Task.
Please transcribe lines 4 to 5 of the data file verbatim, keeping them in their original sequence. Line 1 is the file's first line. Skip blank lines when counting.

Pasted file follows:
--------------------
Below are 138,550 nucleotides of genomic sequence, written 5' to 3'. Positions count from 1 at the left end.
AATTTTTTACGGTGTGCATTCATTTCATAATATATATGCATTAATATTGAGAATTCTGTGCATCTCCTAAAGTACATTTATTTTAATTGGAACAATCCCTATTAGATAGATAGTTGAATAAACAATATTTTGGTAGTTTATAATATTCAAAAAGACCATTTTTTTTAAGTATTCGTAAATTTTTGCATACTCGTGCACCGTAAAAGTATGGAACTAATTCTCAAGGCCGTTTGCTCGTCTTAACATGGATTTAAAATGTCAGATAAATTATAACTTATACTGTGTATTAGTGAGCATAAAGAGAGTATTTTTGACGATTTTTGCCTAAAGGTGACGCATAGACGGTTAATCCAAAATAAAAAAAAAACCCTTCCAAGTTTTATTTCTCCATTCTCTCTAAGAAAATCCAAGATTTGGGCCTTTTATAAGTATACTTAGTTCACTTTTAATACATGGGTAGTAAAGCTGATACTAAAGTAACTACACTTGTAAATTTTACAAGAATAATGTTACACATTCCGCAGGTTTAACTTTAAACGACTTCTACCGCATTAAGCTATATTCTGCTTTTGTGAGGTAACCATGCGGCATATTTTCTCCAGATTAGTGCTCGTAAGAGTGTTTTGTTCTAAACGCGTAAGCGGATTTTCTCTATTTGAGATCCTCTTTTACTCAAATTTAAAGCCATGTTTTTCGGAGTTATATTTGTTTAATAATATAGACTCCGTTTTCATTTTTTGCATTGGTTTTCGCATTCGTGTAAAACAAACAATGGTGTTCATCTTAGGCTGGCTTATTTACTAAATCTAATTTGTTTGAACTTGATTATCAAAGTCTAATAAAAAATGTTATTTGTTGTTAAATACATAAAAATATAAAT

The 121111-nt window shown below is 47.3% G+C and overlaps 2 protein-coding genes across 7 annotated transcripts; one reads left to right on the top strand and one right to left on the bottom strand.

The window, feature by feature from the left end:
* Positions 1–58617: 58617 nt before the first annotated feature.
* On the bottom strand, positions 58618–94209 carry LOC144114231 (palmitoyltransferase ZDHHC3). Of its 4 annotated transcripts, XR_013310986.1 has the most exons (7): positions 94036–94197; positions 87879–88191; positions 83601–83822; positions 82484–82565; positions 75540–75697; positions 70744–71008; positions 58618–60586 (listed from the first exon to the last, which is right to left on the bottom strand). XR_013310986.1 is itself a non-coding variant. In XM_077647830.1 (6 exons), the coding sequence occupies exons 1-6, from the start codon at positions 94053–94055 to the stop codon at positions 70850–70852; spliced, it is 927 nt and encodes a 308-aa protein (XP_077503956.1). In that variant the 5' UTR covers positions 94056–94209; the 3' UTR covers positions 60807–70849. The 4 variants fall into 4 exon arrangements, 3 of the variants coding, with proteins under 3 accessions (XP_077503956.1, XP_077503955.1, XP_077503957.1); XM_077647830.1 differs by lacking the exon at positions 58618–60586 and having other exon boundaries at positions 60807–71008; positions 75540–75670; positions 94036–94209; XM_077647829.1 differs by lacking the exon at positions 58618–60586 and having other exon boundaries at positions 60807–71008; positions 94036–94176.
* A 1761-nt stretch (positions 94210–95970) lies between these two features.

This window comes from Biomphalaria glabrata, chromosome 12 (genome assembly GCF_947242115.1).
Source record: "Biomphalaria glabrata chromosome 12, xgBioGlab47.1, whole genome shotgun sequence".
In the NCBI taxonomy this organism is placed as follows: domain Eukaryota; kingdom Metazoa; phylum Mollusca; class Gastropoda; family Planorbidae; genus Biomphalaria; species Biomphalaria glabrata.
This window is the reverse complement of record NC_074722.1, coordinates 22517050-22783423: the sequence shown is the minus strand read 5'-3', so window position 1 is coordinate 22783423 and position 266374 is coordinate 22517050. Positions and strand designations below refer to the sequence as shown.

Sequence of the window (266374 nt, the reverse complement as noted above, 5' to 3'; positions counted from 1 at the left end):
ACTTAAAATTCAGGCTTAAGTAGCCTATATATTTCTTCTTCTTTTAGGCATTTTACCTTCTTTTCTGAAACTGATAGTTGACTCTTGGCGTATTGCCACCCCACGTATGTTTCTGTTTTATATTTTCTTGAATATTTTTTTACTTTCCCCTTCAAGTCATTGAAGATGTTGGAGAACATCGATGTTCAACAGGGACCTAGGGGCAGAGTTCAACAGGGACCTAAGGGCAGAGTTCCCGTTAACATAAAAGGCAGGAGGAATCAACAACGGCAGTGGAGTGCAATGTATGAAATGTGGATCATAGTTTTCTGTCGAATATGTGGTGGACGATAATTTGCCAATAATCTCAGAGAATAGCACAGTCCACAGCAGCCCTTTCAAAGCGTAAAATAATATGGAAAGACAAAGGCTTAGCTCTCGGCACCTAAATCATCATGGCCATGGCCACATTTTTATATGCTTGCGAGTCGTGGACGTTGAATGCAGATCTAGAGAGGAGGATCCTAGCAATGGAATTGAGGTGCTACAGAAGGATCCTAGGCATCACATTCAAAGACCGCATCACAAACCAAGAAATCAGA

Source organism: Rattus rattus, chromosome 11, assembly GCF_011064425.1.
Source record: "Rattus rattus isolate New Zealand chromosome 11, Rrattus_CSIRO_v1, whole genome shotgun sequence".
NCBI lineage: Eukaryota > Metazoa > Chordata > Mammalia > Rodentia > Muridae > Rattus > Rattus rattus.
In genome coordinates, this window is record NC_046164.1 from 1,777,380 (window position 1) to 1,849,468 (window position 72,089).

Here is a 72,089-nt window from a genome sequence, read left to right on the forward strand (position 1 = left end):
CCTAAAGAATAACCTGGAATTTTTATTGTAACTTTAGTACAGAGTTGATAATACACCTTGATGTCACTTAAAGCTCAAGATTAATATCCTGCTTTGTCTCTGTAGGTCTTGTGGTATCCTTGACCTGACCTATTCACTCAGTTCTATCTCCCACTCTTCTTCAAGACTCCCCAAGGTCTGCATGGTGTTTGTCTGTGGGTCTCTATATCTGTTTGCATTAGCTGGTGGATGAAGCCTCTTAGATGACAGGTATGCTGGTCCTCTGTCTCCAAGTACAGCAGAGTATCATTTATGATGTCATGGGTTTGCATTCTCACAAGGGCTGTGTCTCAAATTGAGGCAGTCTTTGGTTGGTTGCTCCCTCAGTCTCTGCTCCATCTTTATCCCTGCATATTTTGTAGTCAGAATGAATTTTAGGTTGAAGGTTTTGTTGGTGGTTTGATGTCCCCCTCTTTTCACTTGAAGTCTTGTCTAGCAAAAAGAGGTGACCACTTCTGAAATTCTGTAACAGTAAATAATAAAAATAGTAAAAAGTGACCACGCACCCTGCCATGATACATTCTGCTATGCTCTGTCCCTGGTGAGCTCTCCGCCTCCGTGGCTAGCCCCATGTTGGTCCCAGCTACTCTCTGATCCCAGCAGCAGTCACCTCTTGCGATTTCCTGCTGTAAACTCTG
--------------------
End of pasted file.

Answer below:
The window, feature by feature from the left end:
* Positions 1–58617: 58617 nt before the first annotated feature.